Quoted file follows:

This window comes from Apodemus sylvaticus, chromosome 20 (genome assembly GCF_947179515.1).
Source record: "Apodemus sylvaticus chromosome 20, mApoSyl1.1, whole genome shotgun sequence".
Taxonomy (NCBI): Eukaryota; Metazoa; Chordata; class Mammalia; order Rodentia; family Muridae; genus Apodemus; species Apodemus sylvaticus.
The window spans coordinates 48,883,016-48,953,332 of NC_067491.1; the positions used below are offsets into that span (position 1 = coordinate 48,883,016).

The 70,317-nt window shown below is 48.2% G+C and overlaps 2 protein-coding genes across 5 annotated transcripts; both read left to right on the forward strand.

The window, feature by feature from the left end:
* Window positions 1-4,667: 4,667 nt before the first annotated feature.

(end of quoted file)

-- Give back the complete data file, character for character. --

This window comes from Apodemus sylvaticus, chromosome 20 (genome assembly GCF_947179515.1).
Source record: "Apodemus sylvaticus chromosome 20, mApoSyl1.1, whole genome shotgun sequence".
Taxonomy (NCBI): Eukaryota; Metazoa; Chordata; class Mammalia; order Rodentia; family Muridae; genus Apodemus; species Apodemus sylvaticus.
The window spans coordinates 48,883,016-48,953,332 of NC_067491.1; the positions used below are offsets into that span (position 1 = coordinate 48,883,016).

The 70,317-nt window shown below is 48.2% G+C and overlaps 2 protein-coding genes across 5 annotated transcripts; both read left to right on the forward strand.

The window, feature by feature from the left end:
* Window positions 1-4,667: 4,667 nt before the first annotated feature.